A central feature of innovation systems is that innovation arises from interaction between organizational units. This requires 'cognitive distance' that is sufficiently large to yield novelty of combinations, but not too large for mutual understanding. Two problems and solutions in the transfer of knowledge, especially to small firms, are identified and discussed. There is a problem not only of expressing tacit knowledge, but also of absorbing new knowledge when it needs to replace existing tacit knowledge. Next to issues of learning or competence development there are also issues of governance, in the management of relational risk of dependence and spillover. The analysis yields a number of tasks and functions for regional systems of innovation.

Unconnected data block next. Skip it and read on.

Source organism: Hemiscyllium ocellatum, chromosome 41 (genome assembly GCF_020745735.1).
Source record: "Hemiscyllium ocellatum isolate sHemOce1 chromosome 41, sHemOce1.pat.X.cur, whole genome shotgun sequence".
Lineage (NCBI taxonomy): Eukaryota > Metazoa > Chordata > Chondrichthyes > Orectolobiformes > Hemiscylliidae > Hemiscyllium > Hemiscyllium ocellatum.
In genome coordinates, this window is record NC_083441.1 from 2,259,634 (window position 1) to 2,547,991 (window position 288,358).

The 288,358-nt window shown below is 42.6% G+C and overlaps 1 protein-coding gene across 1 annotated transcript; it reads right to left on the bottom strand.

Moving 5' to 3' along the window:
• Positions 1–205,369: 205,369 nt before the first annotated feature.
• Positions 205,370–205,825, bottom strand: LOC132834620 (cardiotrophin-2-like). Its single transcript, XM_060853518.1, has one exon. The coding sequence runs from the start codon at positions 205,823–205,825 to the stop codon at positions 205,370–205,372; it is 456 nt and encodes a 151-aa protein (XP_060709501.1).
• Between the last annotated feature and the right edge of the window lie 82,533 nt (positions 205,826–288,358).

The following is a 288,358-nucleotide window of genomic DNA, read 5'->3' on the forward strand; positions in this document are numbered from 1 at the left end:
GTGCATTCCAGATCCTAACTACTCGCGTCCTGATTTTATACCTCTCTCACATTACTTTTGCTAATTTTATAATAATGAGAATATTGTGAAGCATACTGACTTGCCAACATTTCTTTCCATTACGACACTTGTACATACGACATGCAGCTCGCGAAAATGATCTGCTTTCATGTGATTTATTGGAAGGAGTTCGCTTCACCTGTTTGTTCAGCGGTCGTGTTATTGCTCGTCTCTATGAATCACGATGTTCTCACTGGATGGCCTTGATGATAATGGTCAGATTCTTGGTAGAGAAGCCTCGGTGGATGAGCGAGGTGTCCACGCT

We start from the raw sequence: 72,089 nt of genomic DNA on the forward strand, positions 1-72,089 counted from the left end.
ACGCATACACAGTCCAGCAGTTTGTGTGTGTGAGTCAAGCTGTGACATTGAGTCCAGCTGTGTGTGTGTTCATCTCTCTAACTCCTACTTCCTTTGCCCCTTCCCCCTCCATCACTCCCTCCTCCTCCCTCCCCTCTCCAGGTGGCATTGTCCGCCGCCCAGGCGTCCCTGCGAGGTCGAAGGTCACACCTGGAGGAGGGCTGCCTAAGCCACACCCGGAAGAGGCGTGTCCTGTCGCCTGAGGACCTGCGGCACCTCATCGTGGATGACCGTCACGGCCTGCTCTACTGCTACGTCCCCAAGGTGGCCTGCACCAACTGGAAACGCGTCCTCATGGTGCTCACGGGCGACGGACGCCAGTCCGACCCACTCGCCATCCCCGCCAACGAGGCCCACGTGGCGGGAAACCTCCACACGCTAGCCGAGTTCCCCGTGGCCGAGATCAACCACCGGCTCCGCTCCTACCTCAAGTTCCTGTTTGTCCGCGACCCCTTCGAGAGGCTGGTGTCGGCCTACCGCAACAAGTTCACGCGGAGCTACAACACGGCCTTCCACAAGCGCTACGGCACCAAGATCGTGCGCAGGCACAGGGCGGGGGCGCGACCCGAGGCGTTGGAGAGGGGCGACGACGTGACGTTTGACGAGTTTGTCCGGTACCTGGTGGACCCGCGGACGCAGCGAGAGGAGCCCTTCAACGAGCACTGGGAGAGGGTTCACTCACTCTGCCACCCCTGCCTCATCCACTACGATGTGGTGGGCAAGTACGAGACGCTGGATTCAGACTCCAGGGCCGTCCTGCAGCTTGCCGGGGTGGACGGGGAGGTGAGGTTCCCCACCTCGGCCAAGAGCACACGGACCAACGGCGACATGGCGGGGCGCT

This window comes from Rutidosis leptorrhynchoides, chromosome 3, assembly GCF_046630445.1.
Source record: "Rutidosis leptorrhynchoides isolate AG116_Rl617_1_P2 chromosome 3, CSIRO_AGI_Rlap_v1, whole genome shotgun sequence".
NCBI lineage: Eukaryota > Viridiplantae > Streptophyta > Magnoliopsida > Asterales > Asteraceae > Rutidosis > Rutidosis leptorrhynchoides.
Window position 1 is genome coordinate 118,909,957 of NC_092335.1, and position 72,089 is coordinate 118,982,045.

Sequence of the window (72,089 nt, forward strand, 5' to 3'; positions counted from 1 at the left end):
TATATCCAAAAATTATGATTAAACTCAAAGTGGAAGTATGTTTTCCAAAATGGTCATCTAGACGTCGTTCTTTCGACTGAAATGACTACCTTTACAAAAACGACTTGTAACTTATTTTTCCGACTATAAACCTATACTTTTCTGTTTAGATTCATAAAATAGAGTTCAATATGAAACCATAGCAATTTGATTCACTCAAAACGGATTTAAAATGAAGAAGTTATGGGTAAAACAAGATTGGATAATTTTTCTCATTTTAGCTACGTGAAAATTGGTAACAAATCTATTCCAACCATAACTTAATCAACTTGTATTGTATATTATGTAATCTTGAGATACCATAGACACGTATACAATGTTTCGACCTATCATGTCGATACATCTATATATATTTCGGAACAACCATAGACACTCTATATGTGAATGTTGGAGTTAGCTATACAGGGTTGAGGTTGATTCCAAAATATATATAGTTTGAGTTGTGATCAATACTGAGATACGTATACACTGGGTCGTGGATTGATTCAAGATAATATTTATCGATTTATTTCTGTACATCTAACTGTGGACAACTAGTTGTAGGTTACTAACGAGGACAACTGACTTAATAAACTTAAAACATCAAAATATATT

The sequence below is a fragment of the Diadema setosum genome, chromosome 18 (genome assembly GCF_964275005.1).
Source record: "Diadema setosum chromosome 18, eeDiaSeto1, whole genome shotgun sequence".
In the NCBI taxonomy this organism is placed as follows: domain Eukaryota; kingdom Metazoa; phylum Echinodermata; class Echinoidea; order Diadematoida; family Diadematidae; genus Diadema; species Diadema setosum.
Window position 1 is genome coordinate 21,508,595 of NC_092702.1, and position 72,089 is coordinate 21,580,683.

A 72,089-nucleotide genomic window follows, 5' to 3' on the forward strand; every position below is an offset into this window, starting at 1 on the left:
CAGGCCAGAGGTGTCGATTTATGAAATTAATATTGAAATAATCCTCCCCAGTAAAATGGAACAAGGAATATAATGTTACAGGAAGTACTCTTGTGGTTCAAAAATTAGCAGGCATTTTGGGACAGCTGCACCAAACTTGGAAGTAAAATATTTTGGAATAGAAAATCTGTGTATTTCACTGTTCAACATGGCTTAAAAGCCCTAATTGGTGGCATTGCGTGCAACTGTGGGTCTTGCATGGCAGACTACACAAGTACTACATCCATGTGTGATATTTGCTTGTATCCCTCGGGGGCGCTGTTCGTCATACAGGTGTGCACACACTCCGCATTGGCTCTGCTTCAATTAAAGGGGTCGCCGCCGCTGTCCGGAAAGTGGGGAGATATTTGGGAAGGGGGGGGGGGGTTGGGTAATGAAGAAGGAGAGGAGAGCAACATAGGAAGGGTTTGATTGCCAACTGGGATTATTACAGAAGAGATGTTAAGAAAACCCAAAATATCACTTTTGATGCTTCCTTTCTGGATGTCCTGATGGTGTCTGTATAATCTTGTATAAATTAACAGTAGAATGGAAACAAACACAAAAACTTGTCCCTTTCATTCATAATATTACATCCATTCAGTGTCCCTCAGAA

knowledge transfer, regional innovation systems, small business, technology policy
Information and Product Quality; Standardization and Compatibility (jel L15), Firm Objectives, Organization, and Behavior (jel L2), Business Administration and Business Economics; Marketing; Accounting (jel M), Business Administration: General (jel M10), Innovation and Invention: Processes and Incentives (jel O31)
Erasmus Research Institute of Management
hdl.handle.net/1765/138
ERIM Report Series Research in Management
Copyright 2001, B. Nooteboom, This report in the ERIM Report Series Research in Management is intended as a means to communicate the results of recent research to academic colleagues and other interested parties. All reports are considered as preliminary and subject to possibly major revisions. This applies equally to opinions expressed, theories developed, and data used. Therefore, comments and suggestions are welcome and should be directed to the authors.
Erasmus Research Institute of Management

Nooteboom, B. (2001). Problems and Solutions in Knowledge Transfer (No. ERS-2001-74-ORG). ERIM Report Series Research in Management. Erasmus Research Institute of Management. Retrieved from http://hdl.handle.net/1765/138